TORONTO, Jan. 23, 2014 /CNW/ - Ontario's professors and academic librarians are welcoming the news that former Prime Minister Paul Martin will help develop a new Ontario Pension Plan. Martin's appointment was announced yesterday by Premier Kathleen Wynne.
"A consensus is building that that an enhanced public pension plan is a desirable solution to the growing retirement income security crisis for the middle class in Ontario," said Kate Lawson, President of the Ontario Confederation of University Faculty Associations (OCUFA). "The provincial government has been signaling since 2010 that if the federal government failed to act on this file, Ontario would move on its own. We are pleased that the Wynne government is following through on this important commitment."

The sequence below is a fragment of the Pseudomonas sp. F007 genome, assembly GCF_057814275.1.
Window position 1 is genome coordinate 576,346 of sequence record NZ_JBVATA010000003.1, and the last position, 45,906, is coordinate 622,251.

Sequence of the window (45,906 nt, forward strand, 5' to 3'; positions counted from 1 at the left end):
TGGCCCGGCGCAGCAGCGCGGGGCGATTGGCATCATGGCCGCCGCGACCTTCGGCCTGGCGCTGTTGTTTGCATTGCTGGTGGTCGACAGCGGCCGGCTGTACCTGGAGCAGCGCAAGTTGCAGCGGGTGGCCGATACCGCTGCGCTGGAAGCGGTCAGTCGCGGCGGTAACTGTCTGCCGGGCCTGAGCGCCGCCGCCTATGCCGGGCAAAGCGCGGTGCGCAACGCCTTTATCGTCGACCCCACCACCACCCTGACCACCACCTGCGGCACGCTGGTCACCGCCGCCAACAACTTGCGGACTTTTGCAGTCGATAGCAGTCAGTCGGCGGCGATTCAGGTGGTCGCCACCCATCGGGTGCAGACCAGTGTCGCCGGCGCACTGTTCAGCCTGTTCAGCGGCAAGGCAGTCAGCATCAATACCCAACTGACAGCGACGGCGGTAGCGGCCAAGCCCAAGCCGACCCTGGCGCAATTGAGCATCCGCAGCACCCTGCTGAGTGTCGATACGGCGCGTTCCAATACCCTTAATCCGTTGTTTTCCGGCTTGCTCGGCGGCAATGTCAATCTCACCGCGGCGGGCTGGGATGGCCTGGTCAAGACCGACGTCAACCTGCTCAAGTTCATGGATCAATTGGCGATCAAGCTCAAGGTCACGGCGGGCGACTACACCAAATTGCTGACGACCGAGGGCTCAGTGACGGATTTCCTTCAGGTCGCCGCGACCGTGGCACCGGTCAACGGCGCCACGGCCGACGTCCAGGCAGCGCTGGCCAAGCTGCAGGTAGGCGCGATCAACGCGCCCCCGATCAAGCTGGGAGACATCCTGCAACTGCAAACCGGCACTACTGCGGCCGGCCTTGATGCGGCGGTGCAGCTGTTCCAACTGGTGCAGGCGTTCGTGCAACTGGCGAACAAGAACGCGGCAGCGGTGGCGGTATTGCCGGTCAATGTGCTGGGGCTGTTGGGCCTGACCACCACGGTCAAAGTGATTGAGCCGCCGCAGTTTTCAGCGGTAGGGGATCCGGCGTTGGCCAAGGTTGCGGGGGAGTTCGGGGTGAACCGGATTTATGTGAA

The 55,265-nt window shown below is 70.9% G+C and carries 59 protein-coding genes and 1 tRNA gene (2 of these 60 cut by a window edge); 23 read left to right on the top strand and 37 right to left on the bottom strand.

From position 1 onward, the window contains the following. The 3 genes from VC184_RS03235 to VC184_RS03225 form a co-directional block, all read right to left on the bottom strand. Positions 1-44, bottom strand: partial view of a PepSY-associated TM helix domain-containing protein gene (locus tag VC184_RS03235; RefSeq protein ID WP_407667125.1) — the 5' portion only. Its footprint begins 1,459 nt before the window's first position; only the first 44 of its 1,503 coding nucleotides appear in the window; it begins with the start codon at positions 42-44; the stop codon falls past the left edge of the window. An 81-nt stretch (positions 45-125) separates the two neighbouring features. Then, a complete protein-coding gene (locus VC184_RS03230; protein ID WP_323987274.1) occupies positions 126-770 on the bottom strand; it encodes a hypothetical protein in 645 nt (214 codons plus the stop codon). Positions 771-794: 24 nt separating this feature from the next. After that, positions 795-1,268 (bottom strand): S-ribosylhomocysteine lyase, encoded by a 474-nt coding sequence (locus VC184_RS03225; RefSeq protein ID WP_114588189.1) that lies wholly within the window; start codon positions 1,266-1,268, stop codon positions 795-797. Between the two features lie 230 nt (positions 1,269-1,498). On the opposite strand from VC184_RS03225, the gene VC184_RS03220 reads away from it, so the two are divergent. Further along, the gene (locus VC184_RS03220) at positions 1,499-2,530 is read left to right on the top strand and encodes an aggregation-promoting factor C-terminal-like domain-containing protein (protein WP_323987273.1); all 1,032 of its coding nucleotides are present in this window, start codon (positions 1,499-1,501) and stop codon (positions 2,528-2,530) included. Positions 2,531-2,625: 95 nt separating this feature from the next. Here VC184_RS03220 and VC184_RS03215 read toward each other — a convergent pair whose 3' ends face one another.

Martin will work as an unpaid Special Advisor to Minister of Finance Charles Sousa. He has extensive experience on pension plan reform, having led the last major revision of the Canada Pension Plan in the 1990s. While there is no clear timeline for introducing the new Ontario plan, it will likely inform the Ontario Liberals' election campaign. Recently, there has been increasing concern in policy circles that the current CPP will not meet the needs of future retirees.
"OCUFA has supported and applauded this government's leadership on CPP reform because we believe it plays an important part in securing adequate retirement incomes for faculty generally, and for contract faculty in particular," said Lawson. "In fact, a new provincial plan stands to benefit all Ontarians. We look forward to participating in the development of a made-in-Ontario plan."
Founded in 1964, OCUFA represents 17,000 faculty and academic librarians in 27 faculty associations across Ontario. For more information, please visit the OCUFA website at http://www.ocufa.on.ca.
SOURCE: Ontario Confederation of University Faculty Associations
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